Over the past fifteen years or so, new public platforms have developed on the Internet and the content that users get to see or not see is often managed by algorithms.
The infrastructure of the Internet is based on innumerable machines, cables, software systems and automated processes. If one understands segments of the Internet, or the World Wide Web that it is built on as spheres of the general public, then access to it and the ability to inform and express oneself freely on it, touches upon the issue of social participation.
UPLOAD FILTERS AND AUTOMATED MODERATION
EU copyright law reforms, planned for in the spring of 2019, have instigated a number of major debates in Germany. Critics fear that Article 13 of the EU directive on copyright will make the implementation of so-called upload filters mandatory. Under Article 13, Internet Service Providers that allow users to upload and publish content would be forced to automatically examine the content for potential breaches of copyright law. Critics say that mistakes will be inevitable and that the law could infringe upon citation rights and freedom of expression. In the past, faulty decisions made by YouTube’s upload filters – used to detect copyrighted music and films – have repeatedly caused trouble. Despite substantial progress in the field of Machine Learning, upload filters cannot “understand” the context of videos. For example, is the music only played in the background at a public event? Does a video only show a short snippet of a movie for documentary purposes? The same problems occur with audio assistants such as Alexa or Siri. Anyone who has ever tried “talking” to these devices knows that it often takes a long time before such systems can detect irony or other nuances of human communication, never mind being able to correctly interpret them.
Any plans and regulations (see box on the Network Enforcement Act – NetzDG) that deal with the automated moderation of so-called content are as problematic as upload filters. All fully automated filtering of content, e.g. on social media, increases the risk of operators blocking and deleting more, rather than less, content. Automated procedures may be instructed to “over-block” in order to avoid potential fines. In this context, the use of ADM systems needs to be viewed critically because freedom of expression and information might be infringed. In particular, this affects young people, because young content producers find it more difficult than older people to find a voice in traditional media due to their relatively lower professional status or smaller personal networks.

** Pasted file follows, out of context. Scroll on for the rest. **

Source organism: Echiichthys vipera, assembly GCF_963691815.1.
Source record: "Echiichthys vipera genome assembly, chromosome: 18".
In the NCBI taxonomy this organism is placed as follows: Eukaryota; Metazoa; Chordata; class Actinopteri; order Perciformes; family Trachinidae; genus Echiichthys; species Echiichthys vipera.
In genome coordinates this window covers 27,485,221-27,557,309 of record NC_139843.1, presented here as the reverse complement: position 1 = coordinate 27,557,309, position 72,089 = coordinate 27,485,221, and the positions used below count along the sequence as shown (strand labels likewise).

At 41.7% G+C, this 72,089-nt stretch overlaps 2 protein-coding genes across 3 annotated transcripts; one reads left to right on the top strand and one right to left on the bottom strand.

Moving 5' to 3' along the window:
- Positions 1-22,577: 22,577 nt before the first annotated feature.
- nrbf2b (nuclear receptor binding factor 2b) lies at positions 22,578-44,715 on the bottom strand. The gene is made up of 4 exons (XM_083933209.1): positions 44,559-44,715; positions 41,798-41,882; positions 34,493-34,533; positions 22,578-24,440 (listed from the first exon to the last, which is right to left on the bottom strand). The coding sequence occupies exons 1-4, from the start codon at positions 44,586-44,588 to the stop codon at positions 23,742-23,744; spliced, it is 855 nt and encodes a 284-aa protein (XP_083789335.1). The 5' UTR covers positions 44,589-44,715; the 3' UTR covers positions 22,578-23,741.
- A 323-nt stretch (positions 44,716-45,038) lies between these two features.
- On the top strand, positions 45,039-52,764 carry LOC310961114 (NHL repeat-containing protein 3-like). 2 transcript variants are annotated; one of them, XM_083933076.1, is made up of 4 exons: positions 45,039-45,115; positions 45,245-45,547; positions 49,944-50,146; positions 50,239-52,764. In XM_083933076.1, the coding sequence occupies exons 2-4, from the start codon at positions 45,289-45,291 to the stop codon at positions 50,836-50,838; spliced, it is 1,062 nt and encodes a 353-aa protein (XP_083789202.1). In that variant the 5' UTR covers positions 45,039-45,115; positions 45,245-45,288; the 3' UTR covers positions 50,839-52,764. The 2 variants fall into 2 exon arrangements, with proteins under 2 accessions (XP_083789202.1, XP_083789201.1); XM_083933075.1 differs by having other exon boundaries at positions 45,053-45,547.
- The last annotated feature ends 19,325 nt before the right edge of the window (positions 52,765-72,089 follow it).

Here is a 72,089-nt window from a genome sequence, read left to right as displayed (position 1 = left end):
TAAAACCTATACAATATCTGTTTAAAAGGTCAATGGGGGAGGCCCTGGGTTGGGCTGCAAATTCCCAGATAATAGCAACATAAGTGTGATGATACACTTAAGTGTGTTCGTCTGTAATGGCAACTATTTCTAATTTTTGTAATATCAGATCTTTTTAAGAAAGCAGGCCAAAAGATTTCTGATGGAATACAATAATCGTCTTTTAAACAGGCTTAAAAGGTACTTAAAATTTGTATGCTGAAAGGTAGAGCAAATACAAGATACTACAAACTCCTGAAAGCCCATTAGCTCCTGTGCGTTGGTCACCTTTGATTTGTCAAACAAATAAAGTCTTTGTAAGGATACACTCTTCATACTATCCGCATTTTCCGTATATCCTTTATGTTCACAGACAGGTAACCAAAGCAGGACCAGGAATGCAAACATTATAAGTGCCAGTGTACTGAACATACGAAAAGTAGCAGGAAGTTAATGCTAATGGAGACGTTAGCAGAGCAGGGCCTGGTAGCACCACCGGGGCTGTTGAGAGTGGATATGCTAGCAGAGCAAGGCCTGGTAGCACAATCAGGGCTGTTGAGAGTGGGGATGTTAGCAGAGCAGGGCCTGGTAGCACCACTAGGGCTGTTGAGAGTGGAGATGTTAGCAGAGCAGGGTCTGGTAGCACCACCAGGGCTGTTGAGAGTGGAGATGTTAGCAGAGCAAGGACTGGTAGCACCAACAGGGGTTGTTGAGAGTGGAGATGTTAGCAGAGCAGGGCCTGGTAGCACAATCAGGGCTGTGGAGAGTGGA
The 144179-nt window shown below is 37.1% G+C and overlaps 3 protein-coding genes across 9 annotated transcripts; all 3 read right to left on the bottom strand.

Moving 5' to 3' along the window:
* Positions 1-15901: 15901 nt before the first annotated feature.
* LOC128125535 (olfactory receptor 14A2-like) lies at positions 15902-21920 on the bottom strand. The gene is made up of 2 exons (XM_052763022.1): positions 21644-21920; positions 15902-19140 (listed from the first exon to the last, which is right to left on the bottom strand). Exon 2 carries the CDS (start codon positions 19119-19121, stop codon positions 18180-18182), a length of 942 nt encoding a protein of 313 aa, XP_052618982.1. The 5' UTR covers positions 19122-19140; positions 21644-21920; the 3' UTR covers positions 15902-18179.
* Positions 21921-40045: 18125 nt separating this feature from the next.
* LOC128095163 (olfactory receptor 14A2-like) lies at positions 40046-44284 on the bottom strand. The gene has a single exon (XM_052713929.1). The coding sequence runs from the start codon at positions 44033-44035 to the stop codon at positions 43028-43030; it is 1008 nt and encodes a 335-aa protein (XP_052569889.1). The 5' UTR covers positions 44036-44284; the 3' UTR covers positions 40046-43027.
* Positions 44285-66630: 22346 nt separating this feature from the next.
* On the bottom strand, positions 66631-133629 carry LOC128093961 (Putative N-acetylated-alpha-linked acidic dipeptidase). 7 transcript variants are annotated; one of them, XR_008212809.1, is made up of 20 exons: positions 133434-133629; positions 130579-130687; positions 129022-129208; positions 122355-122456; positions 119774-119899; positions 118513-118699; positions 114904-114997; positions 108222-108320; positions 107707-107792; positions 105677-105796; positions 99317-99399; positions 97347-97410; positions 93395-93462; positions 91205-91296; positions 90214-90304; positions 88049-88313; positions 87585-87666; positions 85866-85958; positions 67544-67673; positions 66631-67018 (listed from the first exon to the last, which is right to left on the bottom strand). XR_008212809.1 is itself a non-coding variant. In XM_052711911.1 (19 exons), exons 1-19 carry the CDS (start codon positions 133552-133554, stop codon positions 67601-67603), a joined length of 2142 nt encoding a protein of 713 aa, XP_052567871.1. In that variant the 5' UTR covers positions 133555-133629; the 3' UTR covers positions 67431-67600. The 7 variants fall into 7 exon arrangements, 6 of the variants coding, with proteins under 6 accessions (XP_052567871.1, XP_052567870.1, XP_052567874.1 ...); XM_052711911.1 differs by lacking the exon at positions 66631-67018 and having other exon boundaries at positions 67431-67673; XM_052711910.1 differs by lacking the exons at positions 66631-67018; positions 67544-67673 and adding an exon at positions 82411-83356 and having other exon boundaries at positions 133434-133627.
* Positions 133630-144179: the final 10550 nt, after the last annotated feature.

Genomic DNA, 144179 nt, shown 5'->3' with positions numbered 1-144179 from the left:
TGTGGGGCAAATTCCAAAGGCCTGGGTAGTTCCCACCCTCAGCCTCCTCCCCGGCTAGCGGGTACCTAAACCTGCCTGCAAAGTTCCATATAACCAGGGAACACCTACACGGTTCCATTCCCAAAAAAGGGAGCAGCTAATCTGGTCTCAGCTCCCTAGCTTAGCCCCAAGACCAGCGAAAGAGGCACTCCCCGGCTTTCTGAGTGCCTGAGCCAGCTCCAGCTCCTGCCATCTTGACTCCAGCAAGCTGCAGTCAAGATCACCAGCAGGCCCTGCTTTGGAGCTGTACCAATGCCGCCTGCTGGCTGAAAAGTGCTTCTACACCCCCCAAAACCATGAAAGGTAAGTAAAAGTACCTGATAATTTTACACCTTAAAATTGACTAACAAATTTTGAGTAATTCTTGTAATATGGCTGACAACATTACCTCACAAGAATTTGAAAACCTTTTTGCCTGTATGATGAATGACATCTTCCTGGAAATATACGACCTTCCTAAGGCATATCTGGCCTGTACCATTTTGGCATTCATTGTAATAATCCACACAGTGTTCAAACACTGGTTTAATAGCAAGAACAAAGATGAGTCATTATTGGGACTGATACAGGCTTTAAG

PLATFORMS AND INTERMEDIARIES
At the moment, the debate about large social media platforms focuses on services such as Facebook and YouTube. Through content control, often referred to as “curation” – which is mostly unintelligible to outsiders – these platforms severely influence what content users get to see. The platform operators pursue this goal to encourage users to stay as long as possible on the platform, and to comment and recommend content. That way, the users get to see more advertisements and therefore increase revenue for the operators.
For a long time, critics have been complaining that services such as Facebook and YouTube – as opposed to traditional publishers – have only limited legal responsibility for the content that is published on their sites and customized for their users. However, it is increasingly recognized that platforms represent a new category of services that can neither be equated with traditional publishing models nor reduced to the simple provision of technical infrastructure. Hence, digital platforms have come to be seen as “intermediaries” that stand as matchmakers between the producers of the content on the one hand and the readers and viewers on the other. The latter – and this is a decisive characteristic – can also be producers of content. It is beyond doubt that automated (preliminary) decision-making systems play a dominant role in determining the way these producers can take part in discourse. There is a strong implication that, due to the sheer number of users, the leading services such as Facebook or YouTube represent a substantial part of media publicity. Therefore, a significant part of the public sphere is (co-)determined by ADM.